Dangerous Rush(9)

By: S.C. Stephens

Hopefully, she would be able to contact a team today who hadn’t been convinced by Jordan to reject her. Kenzie was an amazing rider, and she deserved to be on a team. Someone just had to see past Jordan’s bullshit and hire her. All the local teams had said no, though, so Kenzie’s only chance of keeping her dream alive would be taking a job far away from me. Something I didn’t want to think about yet.

I made my way through the inner gate, to the heart of the complex. Stopping there, I looked around. The focal point of my view was the massive practice track itself. Movable concrete barriers defined the course, creating sweeping turns and exhilarating straightaways. The path was changed routinely, to keep us all on our toes; pushing myself through that gauntlet was one of my favorite things to do.

To the right of the track was the abandoned buildings of Cox Racing. All the team logos were gone, all the windows were dark, and all the doors were locked. A For Sale sign was the most prominent feature, a fact that had my boss, Keith Benneti, in an uproar. He wanted the track, but Jordan refused to sell it to him. To say there was bad blood between them was an understatement. I hated seeing the lack of life on that side of the track, but I was the only Benneti who felt that way. The “bad blood” between the owners had infected the rest of the team as well.

In contrast to the emptiness, the Benneti side, on the left of the track, was bustling with life. I could hear the whining of power tools and engines, could see people walking around inside the open garage bay doors. It was just another day at work, but somehow, it all felt different.

With a reluctant sigh, I turned my bike toward the Benneti garages and prepared myself for…well, for anything. There was a nauseous feeling in my gut as I approached the place that used to be my sanctuary. Okay, maybe sanctuary was a stretch. The other guys on the team had been reluctant to embrace me as a full-fledged member, and even now, it seemed they still had some lingering resentments.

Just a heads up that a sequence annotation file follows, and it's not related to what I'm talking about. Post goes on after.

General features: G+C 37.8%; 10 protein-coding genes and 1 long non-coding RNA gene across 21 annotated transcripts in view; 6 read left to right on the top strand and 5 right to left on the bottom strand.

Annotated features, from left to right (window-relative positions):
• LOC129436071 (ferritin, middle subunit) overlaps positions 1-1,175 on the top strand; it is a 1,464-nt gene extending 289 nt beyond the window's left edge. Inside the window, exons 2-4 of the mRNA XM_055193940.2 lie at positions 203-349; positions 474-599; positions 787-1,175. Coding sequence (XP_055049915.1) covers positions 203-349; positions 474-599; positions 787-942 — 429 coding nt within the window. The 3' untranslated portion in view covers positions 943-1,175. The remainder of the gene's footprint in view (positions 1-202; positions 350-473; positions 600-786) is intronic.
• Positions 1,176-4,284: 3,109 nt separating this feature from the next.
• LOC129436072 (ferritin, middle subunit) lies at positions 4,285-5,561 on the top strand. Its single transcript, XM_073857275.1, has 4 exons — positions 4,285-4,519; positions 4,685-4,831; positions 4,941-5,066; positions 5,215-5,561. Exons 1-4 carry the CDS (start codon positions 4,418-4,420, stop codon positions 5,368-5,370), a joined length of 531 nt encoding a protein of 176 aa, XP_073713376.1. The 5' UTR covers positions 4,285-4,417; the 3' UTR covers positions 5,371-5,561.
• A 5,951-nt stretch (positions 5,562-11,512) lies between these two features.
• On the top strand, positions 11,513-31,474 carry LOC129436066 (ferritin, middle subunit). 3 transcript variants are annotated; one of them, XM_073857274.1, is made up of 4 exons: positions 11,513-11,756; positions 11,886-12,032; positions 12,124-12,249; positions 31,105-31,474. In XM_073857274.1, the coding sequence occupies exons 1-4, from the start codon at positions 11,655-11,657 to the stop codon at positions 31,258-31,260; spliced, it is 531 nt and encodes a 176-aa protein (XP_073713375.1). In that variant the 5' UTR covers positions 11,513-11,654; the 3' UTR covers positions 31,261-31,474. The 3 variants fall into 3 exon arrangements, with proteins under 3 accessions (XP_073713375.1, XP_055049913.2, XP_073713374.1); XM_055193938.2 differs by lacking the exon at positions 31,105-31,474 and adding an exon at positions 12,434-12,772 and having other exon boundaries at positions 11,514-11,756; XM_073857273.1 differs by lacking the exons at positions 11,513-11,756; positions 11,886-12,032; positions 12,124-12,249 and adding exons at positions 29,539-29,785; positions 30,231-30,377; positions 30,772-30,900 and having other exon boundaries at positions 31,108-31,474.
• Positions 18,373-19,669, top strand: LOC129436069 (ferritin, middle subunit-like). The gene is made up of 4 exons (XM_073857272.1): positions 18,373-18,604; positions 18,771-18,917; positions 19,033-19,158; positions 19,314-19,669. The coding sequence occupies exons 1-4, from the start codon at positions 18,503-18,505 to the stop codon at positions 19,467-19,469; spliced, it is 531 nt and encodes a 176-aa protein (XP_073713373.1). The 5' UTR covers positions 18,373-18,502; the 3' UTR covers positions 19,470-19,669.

Keith had found me on the streets a little over a year ago. I had no idea how he’d heard about the street racing, and I’d never seen him at an event after that night, but he’d been impressed, and had offered me a spot on his team afterward. With one stipulation, of course—I had to give up street racing. For good. Not because he cared if I was doing something illegal like that, but because he hadn’t wanted to invest a bunch of time and money in me, just to see me banned from the sport. If Keith only knew that I hadn’t entirely given it up last season, he would have gone ballistic.

But he hadn’t found out, and he’d given me everything I could have ever asked for—a roof over my head, a motorcycle to ride around town, another motorcycle to race with on the track, and even spending money. It was difficult for me to feel so indebted to one person—my childhood had taught me that was an all-around bad idea. It helped to keep reminding myself that Keith was ultimately only interested in helping Keith. He wanted a champion, and he believed that could be me.

All the lavish attention Keith placed on me had severely pissed off my teammates, and whenever they’d gotten a chance, they’d done everything they could to take me down a notch. I could almost feel some of the bruises they’d given me. It hadn’t helped matters any that they’d also suspected I was tampering with bikes to win, thanks to Hookup, who actually had been tampering with bikes. Asshole. He’d gone way too far this time. Cutting him out of my life completely was one of the best decisions I’d ever made. Besides dating Kenzie, of course. The crash I was in last season had smoothed things over with my teammates, though—since I obviously wouldn’t let myself get hurt if I was the saboteur—and they were sort of civil now.

Rodney and Maxwell waved hello when they saw me pull up outside of the garage. “Hey, Hayes,” Rodney said. “You see the new girl yet? Hot damn, that is one fine piece of ass. I’m not sure how I’m supposed to keep my mind on the race with that behind me.”

Two very opposite emotions hit me at the same time. A knot of anxiety tightened my stomach so hard I was sure I’d be sore in the morning, and a surprisingly hot flash of anger swept through me. Since neither of those would help me deal with this asshole, I forced myself to respond with a joke. “What makes you think she’ll be behind you?”

Maxwell snorted and held out his fist to me. I grudgingly bumped him, when all I really wanted to do was sock Rodney in the face. Why was I feeling protective of her? Felicia had never needed me to be her bodyguard; she could take of herself. And besides, I didn’t owe her anything—she’d left me.